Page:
HEPEX-SIP Topic: Communication and Decision Making (2/4)
Contributed by Florian Pappenberger, Liz Stephens, Jutta Thielen, Schalk-Jan van Andel and Maria-Helena Ramos
What can we find about communication and use of forecasts in decision making within HEPEX and related activities?
The HEPEX mission is: “to demonstrate the added value of hydrological ensemble predictions (HEPS) for emergency management and water resources sectors to make decisions that have important consequences for economy, public health and safety.” Clearly, the added value of the EPS has to be demonstrated to contain more information than a single forecast, but equally important is that decision makers understand probabilistic forecasts and act accordingly – and communication is a key element in this process. The following provides a (non-exhaustive) overview of activities within HEPEX, focussing on communication and decision making.
Communication and decision making in HEPEX events:
Already at the 2nd general HEPEX workshop, in 2005, a presentation by Ray and Webb focused on the points of view of EPS users in “Hydrologic predictions in the context of regional decision support systems: User studies”.
At the 2007 international HEPEX meeting in Stresa, Italy, most presentations did not yet focus on communication and decision making. Applications of EPS were still mainly focusing on flood forecasting. Within the “users perspective” topic proposed for discussion in the workshop circular, Van Andel et al. (2008) presented the development of a decision strategy for flood control (“Rijnland case study: anticipatory control of a lowlying regional water system”). Among almost 50 oral and poster presentations, on the communication and use topic we can also highlight the following presentations: Pappenberger et al., “A user guide to the risk and uncertainty decision tree Wiki site”; Howard, “Hydroelectric Operations – Ensemble Optimization Procedures (EOP)”; Hartman, “Moving toward operational hydrologic ensemble forecasts”. Despite these presentations, decision making processes, as well as communication and visualisation of ensemble predictions to facilitate implementation and use of EPS were not however fully discussed within this HEPEX meeting.
The 2009 HEPEX special topics event on “Postprocessing and Downscaling Atmospheric Forecasts for Hydrologic Applications” held at Météo-France, Toulouse, France jointly with COST action 731, programmed a special session on Operational Systems: Hydrological applications and Users & Decision Makers. In this session, communicating uncertainty information in warnings of natural hazards was presented by Bruen et al. in “Visualizing flood forecasting uncertainty: some current European EPS platforms”. Economic aspects of EPS were presented by van Andel in “Cost-benefit analysis for operational water management with ensemble Predictions”. Operational systems in hydrology had also special attention. The focus this time was not only on flood forecasting systems (Thielen et al., with “The European Flood Alert System – a review”; Restrepo and Schaake with “Status of hydrologic ensemble prediction at U.S. National Weather service”, Zappa et al with propagation of uncertainty from observing systems and NWP into hydrological models), but also on forecast inflows for hydroelectricity production (Mathevet et al. “Use of probabilistic forecast at EDF: a multiscale and multi-scale problem”; McCollor, “Ensemble weather forecasting at BC hydro”). Selected works were published in a special issue in Atmospheric Science Letters (vol. 11, issue 2, April 2010).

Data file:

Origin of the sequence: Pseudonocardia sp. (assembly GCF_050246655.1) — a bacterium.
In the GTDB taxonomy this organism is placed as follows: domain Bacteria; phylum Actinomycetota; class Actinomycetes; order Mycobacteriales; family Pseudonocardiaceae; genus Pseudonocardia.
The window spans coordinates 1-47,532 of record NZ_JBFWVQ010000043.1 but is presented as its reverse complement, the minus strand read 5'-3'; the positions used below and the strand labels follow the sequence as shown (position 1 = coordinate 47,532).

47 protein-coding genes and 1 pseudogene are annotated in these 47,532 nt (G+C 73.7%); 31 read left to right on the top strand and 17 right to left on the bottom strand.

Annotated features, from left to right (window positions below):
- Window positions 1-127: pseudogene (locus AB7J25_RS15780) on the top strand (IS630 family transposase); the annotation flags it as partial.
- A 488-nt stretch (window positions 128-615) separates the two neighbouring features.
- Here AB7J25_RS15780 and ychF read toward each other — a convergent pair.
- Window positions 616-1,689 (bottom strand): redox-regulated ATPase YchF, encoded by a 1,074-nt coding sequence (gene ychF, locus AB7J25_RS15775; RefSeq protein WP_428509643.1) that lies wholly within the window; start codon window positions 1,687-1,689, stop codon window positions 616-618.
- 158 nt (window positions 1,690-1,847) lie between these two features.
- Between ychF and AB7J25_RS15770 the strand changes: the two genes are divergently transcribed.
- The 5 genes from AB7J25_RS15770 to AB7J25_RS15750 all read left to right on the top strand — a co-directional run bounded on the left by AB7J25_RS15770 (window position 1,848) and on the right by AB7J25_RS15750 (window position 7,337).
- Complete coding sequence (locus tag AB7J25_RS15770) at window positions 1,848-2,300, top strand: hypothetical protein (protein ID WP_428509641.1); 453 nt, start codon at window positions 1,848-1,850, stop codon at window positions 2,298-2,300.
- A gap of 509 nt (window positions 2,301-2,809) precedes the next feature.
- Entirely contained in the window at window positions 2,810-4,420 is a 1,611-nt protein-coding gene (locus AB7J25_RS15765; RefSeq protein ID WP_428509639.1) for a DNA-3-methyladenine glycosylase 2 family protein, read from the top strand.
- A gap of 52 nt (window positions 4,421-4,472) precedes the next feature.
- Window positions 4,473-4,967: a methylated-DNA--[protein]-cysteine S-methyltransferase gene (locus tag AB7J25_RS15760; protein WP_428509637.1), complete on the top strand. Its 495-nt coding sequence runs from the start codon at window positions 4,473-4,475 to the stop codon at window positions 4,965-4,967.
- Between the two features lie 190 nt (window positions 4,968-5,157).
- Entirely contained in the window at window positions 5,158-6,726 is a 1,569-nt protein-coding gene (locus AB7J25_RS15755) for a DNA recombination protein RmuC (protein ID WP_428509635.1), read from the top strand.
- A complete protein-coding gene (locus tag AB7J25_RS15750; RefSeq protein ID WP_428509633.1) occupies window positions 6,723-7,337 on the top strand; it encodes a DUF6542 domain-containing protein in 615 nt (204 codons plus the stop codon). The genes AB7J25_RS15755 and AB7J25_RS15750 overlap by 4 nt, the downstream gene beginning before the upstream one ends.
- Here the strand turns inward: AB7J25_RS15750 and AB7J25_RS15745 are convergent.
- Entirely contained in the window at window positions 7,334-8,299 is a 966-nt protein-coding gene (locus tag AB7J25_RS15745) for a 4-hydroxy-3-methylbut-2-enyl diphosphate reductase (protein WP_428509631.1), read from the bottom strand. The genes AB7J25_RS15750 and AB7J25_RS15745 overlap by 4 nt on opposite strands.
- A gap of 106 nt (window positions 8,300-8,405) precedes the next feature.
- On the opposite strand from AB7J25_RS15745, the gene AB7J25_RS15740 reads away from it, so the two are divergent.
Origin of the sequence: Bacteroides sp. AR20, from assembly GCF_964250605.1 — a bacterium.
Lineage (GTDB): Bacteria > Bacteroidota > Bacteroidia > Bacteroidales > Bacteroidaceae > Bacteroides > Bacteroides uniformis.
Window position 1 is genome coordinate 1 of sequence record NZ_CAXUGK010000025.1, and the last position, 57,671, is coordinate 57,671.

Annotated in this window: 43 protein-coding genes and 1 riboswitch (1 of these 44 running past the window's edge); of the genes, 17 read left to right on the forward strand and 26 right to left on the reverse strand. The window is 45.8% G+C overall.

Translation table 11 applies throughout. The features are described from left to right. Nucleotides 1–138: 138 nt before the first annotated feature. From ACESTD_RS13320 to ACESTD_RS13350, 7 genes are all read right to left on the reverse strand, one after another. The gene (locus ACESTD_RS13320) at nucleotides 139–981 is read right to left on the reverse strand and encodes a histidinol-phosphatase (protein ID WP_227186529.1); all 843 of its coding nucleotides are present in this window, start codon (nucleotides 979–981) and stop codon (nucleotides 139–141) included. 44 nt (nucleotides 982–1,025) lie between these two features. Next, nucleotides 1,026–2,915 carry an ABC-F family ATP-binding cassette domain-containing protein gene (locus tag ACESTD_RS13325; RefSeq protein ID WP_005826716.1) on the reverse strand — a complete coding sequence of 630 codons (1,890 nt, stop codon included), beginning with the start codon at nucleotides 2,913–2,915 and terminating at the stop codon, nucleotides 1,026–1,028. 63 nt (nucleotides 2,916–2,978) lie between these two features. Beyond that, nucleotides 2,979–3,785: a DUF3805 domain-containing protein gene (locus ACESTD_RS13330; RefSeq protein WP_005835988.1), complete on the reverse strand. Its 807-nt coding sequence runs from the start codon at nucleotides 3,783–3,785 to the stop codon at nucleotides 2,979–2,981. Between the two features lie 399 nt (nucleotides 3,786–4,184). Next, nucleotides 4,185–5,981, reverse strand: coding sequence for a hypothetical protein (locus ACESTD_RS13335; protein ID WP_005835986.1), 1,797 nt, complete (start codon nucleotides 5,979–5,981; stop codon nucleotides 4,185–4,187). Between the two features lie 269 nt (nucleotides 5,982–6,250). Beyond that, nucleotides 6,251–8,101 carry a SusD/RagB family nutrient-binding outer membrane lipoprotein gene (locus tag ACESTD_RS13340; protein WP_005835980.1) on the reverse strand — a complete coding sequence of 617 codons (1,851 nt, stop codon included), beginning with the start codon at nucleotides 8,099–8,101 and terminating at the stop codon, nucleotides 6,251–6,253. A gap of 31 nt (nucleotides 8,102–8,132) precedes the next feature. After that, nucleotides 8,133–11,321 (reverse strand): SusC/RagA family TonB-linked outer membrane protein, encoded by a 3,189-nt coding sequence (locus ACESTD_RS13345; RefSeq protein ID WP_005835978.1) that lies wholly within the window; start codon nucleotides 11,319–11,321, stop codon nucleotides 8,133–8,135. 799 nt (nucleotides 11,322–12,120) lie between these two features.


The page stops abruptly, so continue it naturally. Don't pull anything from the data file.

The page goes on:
Users were more and more present in HEPEX workshops and special topics events, increasing the diversity of EPS applications. In 2011, for instance, Wang et al., presented a work entitled “Innovative Tools for Water Quality/Quantity Management: New York City’s Operations Support Tool” during the HEPEX International workshop on post-processing and verification of hydrological ensemble predictions, held on June in the Netherlands. The topic of post-processing was recognized as an important issue in operational systems for hydroelectricity production (Chardon et al., “Comparison of rainfall-runoff model post-processing approaches in the context of an operational ensemble forecasting chain”) and flood forecasting (Hartman, “NWS Requirements for Operational Hydrologic Post-Processing”).
Communication and decision making in other conferences:
At the yearly General assembly of the European Geophysical Union (EGU), sessions are organised that are related to ensemble prediction, uncertainties and decision-making. These sessions are mainly organized within the “Hydrological Forecasting” sub-division. In recent years, an increase of contributions on communicating probabilistic forecasts can be seen.
In 2006, Ramos et al. presented the work entitled “Communication of uncertainty in flood forecasting and warning to end users: case study on the European flood alert system” within a specific session for hydrological ensemble forecasting. In 2010, Nobert et al. presented challenges in communicating and using ensemble forecasts, Ramos et al. presented: “Communicating uncertainty in hydrological forecasts: mission impossible?”, and Zappa reflected on 3-years of experiences in explaining ensemble predictions to users in MAP D-PHASE project. In 2011, Van Andel and Lobbrecht presented experiences from introducing ensemble hydrological predictions as an operational pilot for the Rijnland Water Board in the Netherlands, while Demargne et al. focused on operational hydrological EPS in the U.S. National Weather Service. In 2012, the hydro-meterological ensemble prediction session gave emphasis to decision making with probabilistic forecast information in an interactive game on flood control with the audience (van Andel et al., 2012 and Ramos et al., 2012). The interactive experience of risk-based decision-making was repeated in 2013 for the case of water management in a multi-purpose reservoir (Pappenberger et al., 2013).